A boxer from Syria bowed out of a qualifying round for the Olympics because he would have had to face off against an Israeli contender, Haaretz reported Sunday.
The Syrian boxer, Ala Ghasoun, had been scheduled to vie against Israel's Artium Musley. Since Ghasoun refused the match, Musley will be automatically moved to the next round in the qualifiers taking place in Baku, Azerbaijan.
The contest is mandatory qualifier to compete in the Olympics taking place in Rio de Janeiro in August, noted Haaretz.
"I quit the competition because my rival was Israeli and I cannot shake his hand or compete against him while he represents a Zionist regime that kills the Syrian people," Ghasoun was quoted as telling Arab media.
"If I fight against him, it would mean that I, as an athlete, and Syria, as a state, recognize the state of Israel," he said.
Ghasoun added that "the decision to quit was not mine" but mandated by senior Syrian officials and the Syrian Sports Federation.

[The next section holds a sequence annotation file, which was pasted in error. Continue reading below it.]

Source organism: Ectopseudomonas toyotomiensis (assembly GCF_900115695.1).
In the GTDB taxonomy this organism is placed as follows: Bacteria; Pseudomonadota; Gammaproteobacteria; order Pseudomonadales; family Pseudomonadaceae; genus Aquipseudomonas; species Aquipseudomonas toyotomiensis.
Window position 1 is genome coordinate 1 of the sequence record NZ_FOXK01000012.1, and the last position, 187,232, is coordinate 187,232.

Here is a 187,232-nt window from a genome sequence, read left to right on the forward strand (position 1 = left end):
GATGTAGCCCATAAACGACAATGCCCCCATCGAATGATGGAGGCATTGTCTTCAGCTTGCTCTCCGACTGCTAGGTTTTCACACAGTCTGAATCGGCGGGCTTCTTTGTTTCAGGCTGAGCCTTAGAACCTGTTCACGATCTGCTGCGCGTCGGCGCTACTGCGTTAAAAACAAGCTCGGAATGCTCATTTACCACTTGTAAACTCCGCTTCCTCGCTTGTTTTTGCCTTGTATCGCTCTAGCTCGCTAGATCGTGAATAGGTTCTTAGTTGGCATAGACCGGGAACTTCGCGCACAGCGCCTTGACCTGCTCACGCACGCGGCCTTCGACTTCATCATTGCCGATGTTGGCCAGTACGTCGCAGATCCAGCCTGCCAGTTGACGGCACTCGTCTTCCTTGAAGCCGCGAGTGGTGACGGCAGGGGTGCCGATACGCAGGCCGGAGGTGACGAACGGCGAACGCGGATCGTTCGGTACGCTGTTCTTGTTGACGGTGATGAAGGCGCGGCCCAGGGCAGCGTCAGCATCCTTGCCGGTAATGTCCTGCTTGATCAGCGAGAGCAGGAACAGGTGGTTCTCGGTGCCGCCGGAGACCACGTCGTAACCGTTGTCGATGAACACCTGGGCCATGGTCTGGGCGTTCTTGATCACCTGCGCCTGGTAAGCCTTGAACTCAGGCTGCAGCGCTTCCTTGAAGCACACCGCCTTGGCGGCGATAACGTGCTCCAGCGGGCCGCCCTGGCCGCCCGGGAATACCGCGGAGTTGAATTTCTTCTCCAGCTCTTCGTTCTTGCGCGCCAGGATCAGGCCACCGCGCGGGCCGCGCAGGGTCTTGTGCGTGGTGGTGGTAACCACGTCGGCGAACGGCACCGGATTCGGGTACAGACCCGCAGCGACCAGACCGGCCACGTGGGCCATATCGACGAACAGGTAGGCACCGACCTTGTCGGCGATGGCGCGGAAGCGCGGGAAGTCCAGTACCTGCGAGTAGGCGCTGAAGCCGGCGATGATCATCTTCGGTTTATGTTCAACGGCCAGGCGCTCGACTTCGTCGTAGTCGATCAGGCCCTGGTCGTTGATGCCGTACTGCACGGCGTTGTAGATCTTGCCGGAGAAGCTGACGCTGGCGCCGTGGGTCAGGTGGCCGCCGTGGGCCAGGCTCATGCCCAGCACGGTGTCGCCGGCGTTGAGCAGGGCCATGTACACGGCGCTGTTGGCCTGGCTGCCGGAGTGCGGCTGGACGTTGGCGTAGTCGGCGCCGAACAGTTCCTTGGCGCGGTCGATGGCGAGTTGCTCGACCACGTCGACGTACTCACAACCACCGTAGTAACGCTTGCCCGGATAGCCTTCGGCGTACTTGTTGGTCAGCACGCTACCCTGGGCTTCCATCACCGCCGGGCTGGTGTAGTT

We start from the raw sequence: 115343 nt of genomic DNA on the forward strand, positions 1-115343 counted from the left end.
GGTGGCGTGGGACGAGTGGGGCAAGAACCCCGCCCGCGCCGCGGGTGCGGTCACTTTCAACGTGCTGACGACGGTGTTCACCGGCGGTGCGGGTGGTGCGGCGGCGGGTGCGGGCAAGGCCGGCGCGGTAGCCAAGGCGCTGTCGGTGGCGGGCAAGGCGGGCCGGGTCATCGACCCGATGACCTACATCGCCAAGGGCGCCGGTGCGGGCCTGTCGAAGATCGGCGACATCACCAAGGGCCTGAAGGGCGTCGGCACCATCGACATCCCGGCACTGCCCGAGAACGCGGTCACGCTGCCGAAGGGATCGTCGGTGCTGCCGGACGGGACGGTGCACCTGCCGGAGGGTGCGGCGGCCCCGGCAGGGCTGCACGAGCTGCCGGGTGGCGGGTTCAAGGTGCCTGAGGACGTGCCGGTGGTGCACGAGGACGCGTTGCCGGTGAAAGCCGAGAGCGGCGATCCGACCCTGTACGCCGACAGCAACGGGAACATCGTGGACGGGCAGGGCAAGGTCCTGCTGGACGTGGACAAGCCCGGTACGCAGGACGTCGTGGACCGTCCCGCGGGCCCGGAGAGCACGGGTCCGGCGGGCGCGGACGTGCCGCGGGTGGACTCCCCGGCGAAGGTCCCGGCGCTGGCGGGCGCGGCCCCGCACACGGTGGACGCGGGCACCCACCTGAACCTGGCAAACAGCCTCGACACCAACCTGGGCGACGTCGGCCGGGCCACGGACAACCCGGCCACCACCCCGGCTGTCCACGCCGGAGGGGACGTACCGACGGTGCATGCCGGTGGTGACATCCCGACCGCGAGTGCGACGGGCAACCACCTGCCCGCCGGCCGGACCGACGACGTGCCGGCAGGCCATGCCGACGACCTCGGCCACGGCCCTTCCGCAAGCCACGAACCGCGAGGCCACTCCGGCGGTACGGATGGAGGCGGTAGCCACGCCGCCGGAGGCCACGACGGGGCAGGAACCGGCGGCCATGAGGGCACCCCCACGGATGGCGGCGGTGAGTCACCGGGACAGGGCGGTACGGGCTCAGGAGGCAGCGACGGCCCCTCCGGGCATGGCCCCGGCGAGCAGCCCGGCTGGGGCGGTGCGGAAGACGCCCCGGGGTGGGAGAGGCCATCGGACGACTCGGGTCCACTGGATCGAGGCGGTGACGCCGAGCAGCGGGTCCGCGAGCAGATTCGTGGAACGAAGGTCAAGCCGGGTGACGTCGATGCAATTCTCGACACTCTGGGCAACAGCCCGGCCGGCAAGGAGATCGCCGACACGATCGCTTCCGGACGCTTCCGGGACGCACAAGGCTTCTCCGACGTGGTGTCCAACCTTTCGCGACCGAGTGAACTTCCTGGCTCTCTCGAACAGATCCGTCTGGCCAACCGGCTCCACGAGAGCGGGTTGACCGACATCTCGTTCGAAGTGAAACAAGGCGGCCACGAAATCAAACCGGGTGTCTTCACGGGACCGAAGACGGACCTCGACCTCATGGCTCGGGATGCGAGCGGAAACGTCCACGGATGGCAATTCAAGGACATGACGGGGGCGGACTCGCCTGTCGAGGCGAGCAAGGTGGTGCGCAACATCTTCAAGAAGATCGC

Muslim countries often boycott Israel at international competitions as they do not recognize the Jewish state. More often than not, they pay for it with penalties.
In 2010, an Iranian contestant withdrew from a Taekwondo match against Israel’s Gili Haimovitz, who won a gold medal by default.
Iranian officials claimed that Soleimani had been injured and was so ill that he could not even stand on the podium with Haimovitz for the awards ceremony, while Israel accused the Iranian team of withdrawing for political reasons.
Another example was in 2014, when the president of the Sudanese Chess Association resigned following a game of chess that took place against an Israeli player at the World Youth Chess Championships in South Africa.